Amy Schiffman has had a Fifth Third Bancorp credit card for eight years to guard against unexpected overdrafts on her checking account. Now the bank wants to charge her $19 for not using it.
“If you’re not thinking about the card, you might forget to pay the fee, and then you’ll be facing another late fee on top of it,” said Schiffman, 26, a Web designer in Lansing, Mich.
Credit card issuers, facing the highest level of delinquencies since April, according to Moody’s Investors Service, are reviving inactivity charges and reworking other fees in an effort to stem declining revenue.
Fifth Third, based in Cincinnati, added the fee for the majority of its cards in June, in part to offset increasing servicing costs, said spokeswoman Stephanie Honan. “We want to encourage active use and management of the accounts,” Honan said.
Inactivity fees have been used before, said Linda Sherry, director of national priorities with Consumer Action in Washington, who conducts the group’s annual survey of credit- card fees. Often they’ve been waived if the consumer used the card periodically, Sherry said.
“If you’re keeping the card in a drawer because of the safety it provides, use it a few times in a year,” Sherry said.
Many consumers are trying to manage debt, which was $842.6 billion as of Nov. 18, down 1.7 percent from a year ago, by paying off credit cards and then not using them. They refrain from canceling them because that may hurt their credit scores, because their ratio of debt to available credit would go up, said Nick Bourke, manager of the safe credit-card project at the Pew Charitable Trusts in Washington. The so-called utilization rate helps determine a credit score.
“If you’re trying to get out of debt, it’s a real problem,” Bourke said. If consumers use the cards, they add to their balances. If they don’t use the cards, they face a fee, he said.
Fifth Third, Ohio’s largest lender, is the 16th-largest issuer of U.S. credit and debit cards, according to the Nilson Report, an industry newsletter based in Carpinteria, Calif. Larger card lenders are also testing fees for customers who don’t use the cards enough.
Citigroup Inc. varies the interest rate it charges customers based on how often they use their cards, according to letters the company sent out in November to cardholders. Customers get back 10 percent of their total interest each month if they exceed a set amount of purchases.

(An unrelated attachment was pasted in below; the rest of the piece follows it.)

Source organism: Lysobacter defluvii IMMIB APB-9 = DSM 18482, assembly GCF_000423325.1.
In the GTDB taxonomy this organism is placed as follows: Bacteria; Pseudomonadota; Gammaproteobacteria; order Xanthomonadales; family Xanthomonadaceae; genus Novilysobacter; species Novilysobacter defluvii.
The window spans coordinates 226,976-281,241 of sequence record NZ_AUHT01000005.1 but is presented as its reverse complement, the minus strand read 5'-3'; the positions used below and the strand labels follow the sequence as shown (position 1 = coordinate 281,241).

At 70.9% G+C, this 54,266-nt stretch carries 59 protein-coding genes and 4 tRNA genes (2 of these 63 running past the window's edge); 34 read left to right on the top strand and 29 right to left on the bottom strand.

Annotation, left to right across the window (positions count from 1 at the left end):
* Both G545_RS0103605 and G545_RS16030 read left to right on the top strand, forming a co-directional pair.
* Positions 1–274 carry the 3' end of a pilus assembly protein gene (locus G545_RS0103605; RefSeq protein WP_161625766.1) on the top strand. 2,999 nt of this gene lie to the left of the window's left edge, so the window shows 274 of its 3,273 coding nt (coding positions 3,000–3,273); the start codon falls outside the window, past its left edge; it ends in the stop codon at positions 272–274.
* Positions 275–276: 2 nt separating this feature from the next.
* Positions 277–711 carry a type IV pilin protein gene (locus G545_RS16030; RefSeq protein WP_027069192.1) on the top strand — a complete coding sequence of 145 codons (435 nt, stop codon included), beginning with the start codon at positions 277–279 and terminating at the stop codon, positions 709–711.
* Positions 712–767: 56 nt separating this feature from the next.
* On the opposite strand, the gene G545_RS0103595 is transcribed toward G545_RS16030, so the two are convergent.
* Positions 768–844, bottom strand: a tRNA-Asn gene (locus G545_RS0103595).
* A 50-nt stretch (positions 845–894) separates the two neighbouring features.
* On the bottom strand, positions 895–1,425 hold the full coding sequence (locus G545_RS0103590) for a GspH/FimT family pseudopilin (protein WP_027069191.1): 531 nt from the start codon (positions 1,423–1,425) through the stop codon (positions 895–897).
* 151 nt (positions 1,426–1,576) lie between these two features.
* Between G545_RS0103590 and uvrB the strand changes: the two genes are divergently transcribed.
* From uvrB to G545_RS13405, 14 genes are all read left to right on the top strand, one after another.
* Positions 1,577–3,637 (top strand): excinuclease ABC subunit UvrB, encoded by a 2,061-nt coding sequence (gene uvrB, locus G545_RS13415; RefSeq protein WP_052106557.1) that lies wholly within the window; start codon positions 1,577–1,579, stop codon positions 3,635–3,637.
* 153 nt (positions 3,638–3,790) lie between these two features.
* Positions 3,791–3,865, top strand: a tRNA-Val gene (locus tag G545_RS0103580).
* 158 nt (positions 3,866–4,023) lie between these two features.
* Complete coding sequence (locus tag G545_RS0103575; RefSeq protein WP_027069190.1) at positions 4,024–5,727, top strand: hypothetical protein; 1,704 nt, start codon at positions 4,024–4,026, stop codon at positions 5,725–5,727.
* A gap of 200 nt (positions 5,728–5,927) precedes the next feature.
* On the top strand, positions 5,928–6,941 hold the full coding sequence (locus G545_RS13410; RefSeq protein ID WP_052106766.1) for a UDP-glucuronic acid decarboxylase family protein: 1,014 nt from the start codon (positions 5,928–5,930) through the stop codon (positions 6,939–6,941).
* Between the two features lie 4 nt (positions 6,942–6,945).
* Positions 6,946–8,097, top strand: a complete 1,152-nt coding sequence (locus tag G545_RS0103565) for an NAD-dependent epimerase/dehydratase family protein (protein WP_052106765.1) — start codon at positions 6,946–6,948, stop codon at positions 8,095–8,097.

The amount of spending needed to qualify for the rebate depends on their payment history with the bank, the letters said. A customer with a $35 monthly finance charge may see a $3.50 credit in the same month’s bill. Customers can opt out, paying off existing balances under current interest rates until the card expires. They also may get lower rates if they agree to transfer other card balances to Citigroup, according to the letters.
“These actions are necessary given the doubling of credit-card losses across the industry,” said Samuel Wang, vice president of public affairs at New York-based Citigroup. “Nearly all of our customers now have the opportunity to earn back a portion of the increase each month. We want to reward our customers for doing more business with Citi.”
Bank of America Corp. is looking at annual fees ranging from $29 to $99. The charges were part of a change in terms for fewer than one-half of one percent of all Bank of America’s cards, said Anne Pace, a spokeswoman for the Charlotte, N.C.-based bank. It’s a test, and the company hasn’t made any decisions about the wider use of annual fees, she said.
“We’re trying to get a better understanding on the value customers place on their cards,” Pace said. “The fee is based on the type of card and the benefit it provides to the customers.”
Bank of America, JPMorgan Chase & Co., the biggest U.S. credit-card lender, Capital One Financial Corp., the third-largest issuer of Visa Inc. cards, and Discover Financial Services don’t have inactivity fees.
Federal Reserve rules announced in July to implement credit-card consumer protections would stop inactivity fees on accounts that customers cancel and pay off when they reject a rate increase, Bourke said. Inactivity fees would probably be allowed for customers who simply stop using a card and pay down the balance without actually closing the account, Bourke said.
Delinquencies on loans at least 30 days overdue, considered a sign of future defaults, rose to 6.12 percent in October from 5.97 percent in September, Moody’s Investors Service said in a Nov. 20 report, the highest level since April.
New fees are often matched by other banks after judging public reaction, said Bill Hardekopf, publisher of LowCards.com, a Web site that allows consumers to compare terms on more than 1,000 U.S. cards.
Fees have proliferated since President Barack Obama signed the Credit Card Accountability, Responsibility and Disclosure Act May 22, Hardekopf said, which sets limits on rates and other terms for credit cards.
“These are for-profit companies,” Hardekopf said. “They want to make as much money as possible. This new law has tied their hands, in their view.”
Schiffman, the Web designer, avoided the charge by using her card. “It didn’t seem fair,” she said. “I was being a good customer by not overdrawing the account.”
Inactivity fees haven’t been widespread because of consumer resistance, said Gerri Detweiler, a personal-finance expert with Credit.com, a consumer-education Web site.
“This is a different environment,” Detweiler said. “Companies don’t seem to care if they lose customers. It could stick this time.”